Retired Southeast professor teaches a class on Pysanky
Former Southeast education professor Barb Duncan taught classes April 9 and 10 on the tradition of Ukrainian egg decorating, Pysanky, at the Crisp Museum on the River Campus.
Pysanky is the process of decorating hollowed eggs with beeswax and dye while using ancient Ukrainian art symbols.
Duncan began the class by going through a PowerPoint presentation to cover the steps they would be doing. She then gave out all the necessary tools for the project.
Pysanky is symbolic, Duncan explained.
“Everything represents something. Every color, every little design, every picture has a meaning,” Duncan said. “Like if you have a friend that is a gardener, you might create one with flowers and give it to them as a gift.”
Joy Adams, an attendee, said after seeing the different designs of the eggs in an add for the event she decided she wanted to learn how to do it.
“I had seen some of the eggs and thought they were so beautiful. I wanted to make an attempt to do them,” Adams said. “The camaraderie though and being here with all these great people have been my favorite part.”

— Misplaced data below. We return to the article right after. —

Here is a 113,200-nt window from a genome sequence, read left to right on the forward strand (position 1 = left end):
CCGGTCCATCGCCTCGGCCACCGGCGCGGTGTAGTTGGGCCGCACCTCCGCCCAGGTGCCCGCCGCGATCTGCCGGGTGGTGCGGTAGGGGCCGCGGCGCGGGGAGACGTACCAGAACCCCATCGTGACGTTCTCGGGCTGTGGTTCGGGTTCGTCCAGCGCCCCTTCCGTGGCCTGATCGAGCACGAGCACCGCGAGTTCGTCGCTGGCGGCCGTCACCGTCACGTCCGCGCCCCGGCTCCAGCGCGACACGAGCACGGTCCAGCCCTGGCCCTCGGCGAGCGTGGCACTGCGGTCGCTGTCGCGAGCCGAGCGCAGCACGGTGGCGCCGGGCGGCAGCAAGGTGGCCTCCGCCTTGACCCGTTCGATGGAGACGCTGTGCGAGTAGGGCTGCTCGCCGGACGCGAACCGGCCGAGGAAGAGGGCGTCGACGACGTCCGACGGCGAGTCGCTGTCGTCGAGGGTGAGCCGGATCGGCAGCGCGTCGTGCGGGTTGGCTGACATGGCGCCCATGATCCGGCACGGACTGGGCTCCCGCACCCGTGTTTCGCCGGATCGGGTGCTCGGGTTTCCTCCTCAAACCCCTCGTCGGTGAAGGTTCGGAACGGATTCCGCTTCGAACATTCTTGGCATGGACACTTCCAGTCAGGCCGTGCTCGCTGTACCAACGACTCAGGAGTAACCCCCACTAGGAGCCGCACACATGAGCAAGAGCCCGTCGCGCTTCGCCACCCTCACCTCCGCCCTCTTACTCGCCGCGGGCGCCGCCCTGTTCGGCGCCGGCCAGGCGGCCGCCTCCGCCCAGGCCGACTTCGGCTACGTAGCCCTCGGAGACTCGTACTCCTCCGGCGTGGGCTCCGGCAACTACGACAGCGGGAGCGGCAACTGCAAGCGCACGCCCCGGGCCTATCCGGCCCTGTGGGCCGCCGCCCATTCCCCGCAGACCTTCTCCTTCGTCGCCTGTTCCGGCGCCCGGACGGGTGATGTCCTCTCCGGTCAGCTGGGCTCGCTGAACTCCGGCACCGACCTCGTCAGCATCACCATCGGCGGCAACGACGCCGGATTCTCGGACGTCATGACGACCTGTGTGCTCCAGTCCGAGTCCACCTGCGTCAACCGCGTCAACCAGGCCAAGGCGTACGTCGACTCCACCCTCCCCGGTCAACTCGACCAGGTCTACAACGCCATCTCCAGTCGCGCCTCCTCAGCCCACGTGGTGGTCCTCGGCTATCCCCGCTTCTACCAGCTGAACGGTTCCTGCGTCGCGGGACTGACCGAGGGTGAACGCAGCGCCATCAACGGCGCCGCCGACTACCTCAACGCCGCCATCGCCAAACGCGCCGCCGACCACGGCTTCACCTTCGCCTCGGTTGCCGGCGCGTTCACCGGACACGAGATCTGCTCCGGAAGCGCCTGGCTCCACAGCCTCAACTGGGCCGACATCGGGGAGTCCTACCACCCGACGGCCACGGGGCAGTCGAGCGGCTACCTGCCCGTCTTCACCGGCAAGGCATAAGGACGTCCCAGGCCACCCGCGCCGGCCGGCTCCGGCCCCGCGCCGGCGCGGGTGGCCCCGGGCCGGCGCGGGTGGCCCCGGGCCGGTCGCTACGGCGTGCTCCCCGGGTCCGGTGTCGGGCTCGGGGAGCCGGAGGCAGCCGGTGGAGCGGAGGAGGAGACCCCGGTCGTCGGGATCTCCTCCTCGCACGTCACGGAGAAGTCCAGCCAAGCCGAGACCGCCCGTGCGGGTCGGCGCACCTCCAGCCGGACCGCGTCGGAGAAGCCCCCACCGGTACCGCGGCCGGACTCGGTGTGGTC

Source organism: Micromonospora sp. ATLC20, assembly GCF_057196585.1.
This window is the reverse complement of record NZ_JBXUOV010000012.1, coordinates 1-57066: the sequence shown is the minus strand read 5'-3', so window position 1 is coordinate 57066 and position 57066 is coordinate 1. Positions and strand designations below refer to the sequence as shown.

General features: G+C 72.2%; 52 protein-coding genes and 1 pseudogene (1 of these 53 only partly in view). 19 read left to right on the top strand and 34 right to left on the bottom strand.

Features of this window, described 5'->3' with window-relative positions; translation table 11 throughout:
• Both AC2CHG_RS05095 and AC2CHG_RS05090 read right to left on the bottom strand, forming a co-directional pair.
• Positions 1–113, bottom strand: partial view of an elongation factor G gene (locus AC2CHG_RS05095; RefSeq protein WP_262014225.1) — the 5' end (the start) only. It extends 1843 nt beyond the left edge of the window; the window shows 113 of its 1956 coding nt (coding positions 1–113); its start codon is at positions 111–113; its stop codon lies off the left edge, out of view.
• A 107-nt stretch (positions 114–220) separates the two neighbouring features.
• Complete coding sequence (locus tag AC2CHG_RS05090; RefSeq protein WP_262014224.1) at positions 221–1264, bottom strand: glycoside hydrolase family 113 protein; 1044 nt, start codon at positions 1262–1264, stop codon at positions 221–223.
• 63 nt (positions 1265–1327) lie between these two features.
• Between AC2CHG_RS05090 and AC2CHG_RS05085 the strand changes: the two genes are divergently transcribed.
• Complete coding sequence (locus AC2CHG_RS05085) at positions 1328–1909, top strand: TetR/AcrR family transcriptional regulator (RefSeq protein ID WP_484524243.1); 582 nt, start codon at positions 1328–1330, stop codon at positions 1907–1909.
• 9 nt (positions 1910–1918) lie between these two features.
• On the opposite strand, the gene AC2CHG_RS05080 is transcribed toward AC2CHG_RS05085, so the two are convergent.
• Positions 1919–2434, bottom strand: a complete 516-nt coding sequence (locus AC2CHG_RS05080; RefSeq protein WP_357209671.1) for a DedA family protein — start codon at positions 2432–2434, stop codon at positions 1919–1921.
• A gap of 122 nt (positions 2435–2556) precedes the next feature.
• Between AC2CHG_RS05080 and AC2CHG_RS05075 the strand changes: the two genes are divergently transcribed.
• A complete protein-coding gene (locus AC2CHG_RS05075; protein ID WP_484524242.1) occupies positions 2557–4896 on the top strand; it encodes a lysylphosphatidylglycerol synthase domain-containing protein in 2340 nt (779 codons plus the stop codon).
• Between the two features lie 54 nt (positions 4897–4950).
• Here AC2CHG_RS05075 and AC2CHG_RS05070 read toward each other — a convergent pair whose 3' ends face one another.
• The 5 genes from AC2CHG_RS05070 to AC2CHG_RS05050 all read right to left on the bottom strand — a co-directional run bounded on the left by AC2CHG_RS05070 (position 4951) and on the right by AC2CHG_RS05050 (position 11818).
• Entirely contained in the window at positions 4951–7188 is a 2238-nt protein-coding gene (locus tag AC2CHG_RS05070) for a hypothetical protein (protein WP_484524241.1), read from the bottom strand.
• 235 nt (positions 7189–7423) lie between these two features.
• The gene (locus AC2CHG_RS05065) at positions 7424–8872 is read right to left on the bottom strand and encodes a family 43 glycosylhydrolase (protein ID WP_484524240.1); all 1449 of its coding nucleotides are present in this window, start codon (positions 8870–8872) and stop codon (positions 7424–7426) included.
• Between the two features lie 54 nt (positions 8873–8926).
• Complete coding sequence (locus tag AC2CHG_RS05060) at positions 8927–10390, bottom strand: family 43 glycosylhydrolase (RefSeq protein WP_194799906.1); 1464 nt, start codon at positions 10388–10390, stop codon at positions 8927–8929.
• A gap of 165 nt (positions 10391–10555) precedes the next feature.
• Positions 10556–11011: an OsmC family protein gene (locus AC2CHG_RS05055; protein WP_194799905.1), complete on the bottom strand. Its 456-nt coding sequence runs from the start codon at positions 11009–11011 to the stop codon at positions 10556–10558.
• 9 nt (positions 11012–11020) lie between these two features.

Some people though, like Mary Yaremko another attendee, were there because they wanted to learn something that is a part of their heritage.
“It’s part of my culture, but I never learned how to do it. My brother does it beautifully, so I’d thought I’d give it a try,” Yaremko said.
Yaremko also said drawing the design you want on the egg was the most difficult part for her.
“That part really takes patience and a steady hand,” Yaremko said.
Duncan has been teaching Pysanky since her trip to Ukraine in 1993 where she met women who taught her the art.
“I loved my trip. I met the Babushka grandmas then and they are so sweet, kind, and generous people. I was teaching sixth grade at Chaffee at the time so I also took my students’ names over and started a pen pal group with students from the Ukraine,” Duncan said.
Duncan said she loves teaching the class.
“Art is great because you can express yourself,” Duncan said. “Other people may not know what you painted and it means a lot to you and I like to get people to learn what they didn’t know how to do.”